These awards recall the memory of the warrior/educator/administrator and ruler Alfred, generally acknowledged as “the Great” (849-899) who expelled Danes from Wessex and eventually from England. He used to be known to every primary school child, if only for the legend that he went to sleep in a humble cottage while he was on the run from the Danes, and allowed the bread on the fire to burn.
Alfred succeeded in government as well as at war. He was a wise administrator, organizing his finances and the service due from his thanes (noble followers). He scrutinized the administration of justice and took steps to ensure the protection of the weak from oppression by ignorant or corrupt judges. He promulgated an important code of laws, after studying the principles of lawgiving in the Book of Exodus and the codes of Aethelbert of Kent, Ine of Wessex (688–694), and Offa of Mercia (757–796), again with special attention to the protection of the weak and dependent. While avoiding unnecessary changes in custom, he limited the practice of the blood feud and imposed heavy penalties for breach of oath or pledge.
Alfred is most exceptional, however, not for his generalship or his administration but for his attitude toward learning. He shared the contemporary view that Viking raids were a divine punishment for the people’s sins, and he attributed these to the decline of learning, for only through learning could men acquire wisdom and live in accordance with God’s will. Hence, in the lull from attack between 878 and 885, he invited scholars to his court from Mercia, Wales, and the European continent. He learned Latin himself and began to translate Latin books into English in 887. He directed that all young freemen of adequate means must learn to read English, and, by his own translations and those of his helpers, he made available English versions of “those books most necessary for all men to know,” books that would lead them to wisdom and virtue.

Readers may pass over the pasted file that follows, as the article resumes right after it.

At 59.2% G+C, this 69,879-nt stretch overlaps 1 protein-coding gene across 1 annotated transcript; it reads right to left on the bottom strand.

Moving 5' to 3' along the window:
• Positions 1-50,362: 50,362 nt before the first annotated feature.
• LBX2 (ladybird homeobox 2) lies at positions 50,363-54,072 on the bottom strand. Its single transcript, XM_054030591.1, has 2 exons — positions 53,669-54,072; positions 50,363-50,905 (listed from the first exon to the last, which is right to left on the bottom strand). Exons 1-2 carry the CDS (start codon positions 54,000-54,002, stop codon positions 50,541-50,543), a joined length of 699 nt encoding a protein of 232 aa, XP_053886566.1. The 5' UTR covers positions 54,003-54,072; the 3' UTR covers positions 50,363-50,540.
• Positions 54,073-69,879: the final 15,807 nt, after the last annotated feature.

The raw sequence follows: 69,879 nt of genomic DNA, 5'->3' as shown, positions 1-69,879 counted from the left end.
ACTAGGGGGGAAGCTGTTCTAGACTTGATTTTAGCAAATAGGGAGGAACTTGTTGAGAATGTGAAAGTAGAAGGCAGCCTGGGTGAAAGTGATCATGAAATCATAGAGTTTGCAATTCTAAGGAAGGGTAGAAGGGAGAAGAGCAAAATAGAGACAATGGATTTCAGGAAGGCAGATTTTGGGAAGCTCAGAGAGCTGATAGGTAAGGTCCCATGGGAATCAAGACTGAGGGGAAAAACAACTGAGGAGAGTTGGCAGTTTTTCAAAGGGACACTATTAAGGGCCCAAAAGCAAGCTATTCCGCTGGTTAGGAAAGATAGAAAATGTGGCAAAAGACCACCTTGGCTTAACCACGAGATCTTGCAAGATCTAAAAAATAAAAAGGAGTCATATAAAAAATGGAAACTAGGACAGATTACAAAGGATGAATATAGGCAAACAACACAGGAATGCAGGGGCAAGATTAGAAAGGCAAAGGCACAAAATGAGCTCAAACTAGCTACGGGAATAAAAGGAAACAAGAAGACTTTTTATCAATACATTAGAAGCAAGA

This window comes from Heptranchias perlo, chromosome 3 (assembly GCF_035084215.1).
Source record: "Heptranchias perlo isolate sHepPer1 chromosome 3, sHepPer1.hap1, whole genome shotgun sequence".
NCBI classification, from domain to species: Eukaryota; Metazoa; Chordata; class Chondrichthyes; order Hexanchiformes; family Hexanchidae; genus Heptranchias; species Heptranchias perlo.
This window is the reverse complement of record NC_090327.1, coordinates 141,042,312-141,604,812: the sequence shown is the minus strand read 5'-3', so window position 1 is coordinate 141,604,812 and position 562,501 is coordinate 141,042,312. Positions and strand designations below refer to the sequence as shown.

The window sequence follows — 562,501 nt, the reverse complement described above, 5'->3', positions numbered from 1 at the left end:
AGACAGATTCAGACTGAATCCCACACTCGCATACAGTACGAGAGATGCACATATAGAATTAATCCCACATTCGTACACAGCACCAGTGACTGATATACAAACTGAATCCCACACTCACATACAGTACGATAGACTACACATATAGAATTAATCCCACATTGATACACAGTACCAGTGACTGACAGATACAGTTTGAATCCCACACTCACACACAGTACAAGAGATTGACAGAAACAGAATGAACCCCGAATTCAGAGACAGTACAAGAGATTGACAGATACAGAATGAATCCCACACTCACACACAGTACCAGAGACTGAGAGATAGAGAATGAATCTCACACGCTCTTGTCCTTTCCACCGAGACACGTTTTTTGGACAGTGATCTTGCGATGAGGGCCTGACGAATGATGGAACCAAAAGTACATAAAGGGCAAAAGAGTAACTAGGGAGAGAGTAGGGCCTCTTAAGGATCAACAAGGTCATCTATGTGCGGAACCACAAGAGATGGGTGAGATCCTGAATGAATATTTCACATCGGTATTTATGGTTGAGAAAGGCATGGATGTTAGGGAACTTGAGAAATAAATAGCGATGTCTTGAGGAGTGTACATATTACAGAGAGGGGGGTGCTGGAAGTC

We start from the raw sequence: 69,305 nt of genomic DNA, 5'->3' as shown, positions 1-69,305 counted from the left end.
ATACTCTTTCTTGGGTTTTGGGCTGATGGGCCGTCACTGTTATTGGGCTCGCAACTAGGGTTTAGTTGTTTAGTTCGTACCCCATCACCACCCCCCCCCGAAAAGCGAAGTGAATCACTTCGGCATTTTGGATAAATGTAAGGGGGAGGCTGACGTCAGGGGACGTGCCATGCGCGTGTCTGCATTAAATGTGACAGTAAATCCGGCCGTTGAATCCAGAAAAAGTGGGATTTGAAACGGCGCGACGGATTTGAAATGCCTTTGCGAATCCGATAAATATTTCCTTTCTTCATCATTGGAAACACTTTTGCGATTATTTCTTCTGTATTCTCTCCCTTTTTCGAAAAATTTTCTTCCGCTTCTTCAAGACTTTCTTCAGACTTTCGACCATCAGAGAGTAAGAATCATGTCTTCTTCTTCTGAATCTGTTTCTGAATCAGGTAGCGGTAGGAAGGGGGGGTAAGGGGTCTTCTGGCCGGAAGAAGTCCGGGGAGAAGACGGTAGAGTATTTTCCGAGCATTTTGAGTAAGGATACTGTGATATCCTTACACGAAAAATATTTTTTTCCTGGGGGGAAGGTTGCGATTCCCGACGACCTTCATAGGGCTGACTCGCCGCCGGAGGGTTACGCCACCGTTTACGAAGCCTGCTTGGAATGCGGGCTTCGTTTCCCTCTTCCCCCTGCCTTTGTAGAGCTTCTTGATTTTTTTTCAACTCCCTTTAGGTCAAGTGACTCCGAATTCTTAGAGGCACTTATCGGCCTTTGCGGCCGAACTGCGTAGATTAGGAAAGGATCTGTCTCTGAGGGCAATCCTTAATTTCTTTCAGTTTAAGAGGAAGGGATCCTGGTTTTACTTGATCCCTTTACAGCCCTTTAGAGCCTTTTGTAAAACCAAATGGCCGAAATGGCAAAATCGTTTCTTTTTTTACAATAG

Lets see how King Charles III goes in comparison. This is a bit unfair because the king in those days could lead the army in battle, tell public officials and administrators what to do and spend as he liked from the public purse.
The Jacques Barzun Award for history, cultural studies and education. Keith Windschuttle.
The Brian Penton awards for bohemian or hippie conservatives. Barry Humphries (dec).
In case you were wondering about hippie conservatism.
The William Harold Hutt award for industrial relations. Gerard Henderson
The Peter Bauer award for economics. Wolfgang Kasper
The Laughing for Liberty award. Barry Humphries (dec). The award was decided while Mr Humphries was alive. Regrettably this is the second posthumous winner. The first was Bill Leak. The idea of the award is to honour the long record of comics, artists, comedians and satirists who fought the good fight for liberty.